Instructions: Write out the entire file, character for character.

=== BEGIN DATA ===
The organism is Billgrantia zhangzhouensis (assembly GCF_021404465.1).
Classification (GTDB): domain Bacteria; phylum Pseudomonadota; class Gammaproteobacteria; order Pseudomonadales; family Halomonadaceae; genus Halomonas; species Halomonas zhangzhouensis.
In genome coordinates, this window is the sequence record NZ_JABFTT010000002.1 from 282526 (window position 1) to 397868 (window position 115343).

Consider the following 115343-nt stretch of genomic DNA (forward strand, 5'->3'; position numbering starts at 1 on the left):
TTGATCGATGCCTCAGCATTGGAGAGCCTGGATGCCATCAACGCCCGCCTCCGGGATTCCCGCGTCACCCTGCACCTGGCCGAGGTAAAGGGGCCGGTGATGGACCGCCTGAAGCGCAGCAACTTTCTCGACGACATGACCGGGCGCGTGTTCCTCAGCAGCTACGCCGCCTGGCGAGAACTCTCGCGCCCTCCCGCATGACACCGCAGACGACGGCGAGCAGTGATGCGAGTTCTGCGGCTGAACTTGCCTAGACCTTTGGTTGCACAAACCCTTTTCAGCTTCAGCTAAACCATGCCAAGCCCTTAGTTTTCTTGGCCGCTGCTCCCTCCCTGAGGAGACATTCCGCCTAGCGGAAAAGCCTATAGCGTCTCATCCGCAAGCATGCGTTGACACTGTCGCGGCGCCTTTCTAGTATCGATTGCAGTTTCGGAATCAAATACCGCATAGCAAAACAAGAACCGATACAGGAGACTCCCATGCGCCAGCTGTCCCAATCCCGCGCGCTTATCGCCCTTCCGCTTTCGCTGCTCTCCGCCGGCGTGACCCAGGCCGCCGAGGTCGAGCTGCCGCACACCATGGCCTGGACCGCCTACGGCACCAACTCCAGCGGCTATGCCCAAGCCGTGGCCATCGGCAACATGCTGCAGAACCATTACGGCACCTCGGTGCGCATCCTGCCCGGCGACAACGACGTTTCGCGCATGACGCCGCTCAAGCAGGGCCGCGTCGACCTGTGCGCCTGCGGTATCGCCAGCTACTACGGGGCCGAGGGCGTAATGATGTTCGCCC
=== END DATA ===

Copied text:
The organism is Billgrantia zhangzhouensis (assembly GCF_021404465.1).
Classification (GTDB): domain Bacteria; phylum Pseudomonadota; class Gammaproteobacteria; order Pseudomonadales; family Halomonadaceae; genus Halomonas; species Halomonas zhangzhouensis.
In genome coordinates, this window is the sequence record NZ_JABFTT010000002.1 from 282526 (window position 1) to 397868 (window position 115343).

Consider the following 115343-nt stretch of genomic DNA (forward strand, 5'->3'; position numbering starts at 1 on the left):
TTGATCGATGCCTCAGCATTGGAGAGCCTGGATGCCATCAACGCCCGCCTCCGGGATTCCCGCGTCACCCTGCACCTGGCCGAGGTAAAGGGGCCGGTGATGGACCGCCTGAAGCGCAGCAACTTTCTCGACGACATGACCGGGCGCGTGTTCCTCAGCAGCTACGCCGCCTGGCGAGAACTCTCGCGCCCTCCCGCATGACACCGCAGACGACGGCGAGCAGTGATGCGAGTTCTGCGGCTGAACTTGCCTAGACCTTTGGTTGCACAAACCCTTTTCAGCTTCAGCTAAACCATGCCAAGCCCTTAGTTTTCTTGGCCGCTGCTCCCTCCCTGAGGAGACATTCCGCCTAGCGGAAAAGCCTATAGCGTCTCATCCGCAAGCATGCGTTGACACTGTCGCGGCGCCTTTCTAGTATCGATTGCAGTTTCGGAATCAAATACCGCATAGCAAAACAAGAACCGATACAGGAGACTCCCATGCGCCAGCTGTCCCAATCCCGCGCGCTTATCGCCCTTCCGCTTTCGCTGCTCTCCGCCGGCGTGACCCAGGCCGCCGAGGTCGAGCTGCCGCACACCATGGCCTGGACCGCCTACGGCACCAACTCCAGCGGCTATGCCCAAGCCGTGGCCATCGGCAACATGCTGCAGAACCATTACGGCACCTCGGTGCGCATCCTGCCCGGCGACAACGACGTTTCGCGCATGACGCCGCTCAAGCAGGGCCGCGTCGACCTGTGCGCCTGCGGTATCGCCAGCTACTACGGGGCCGAGGGCGTAATGATGTTCGCCC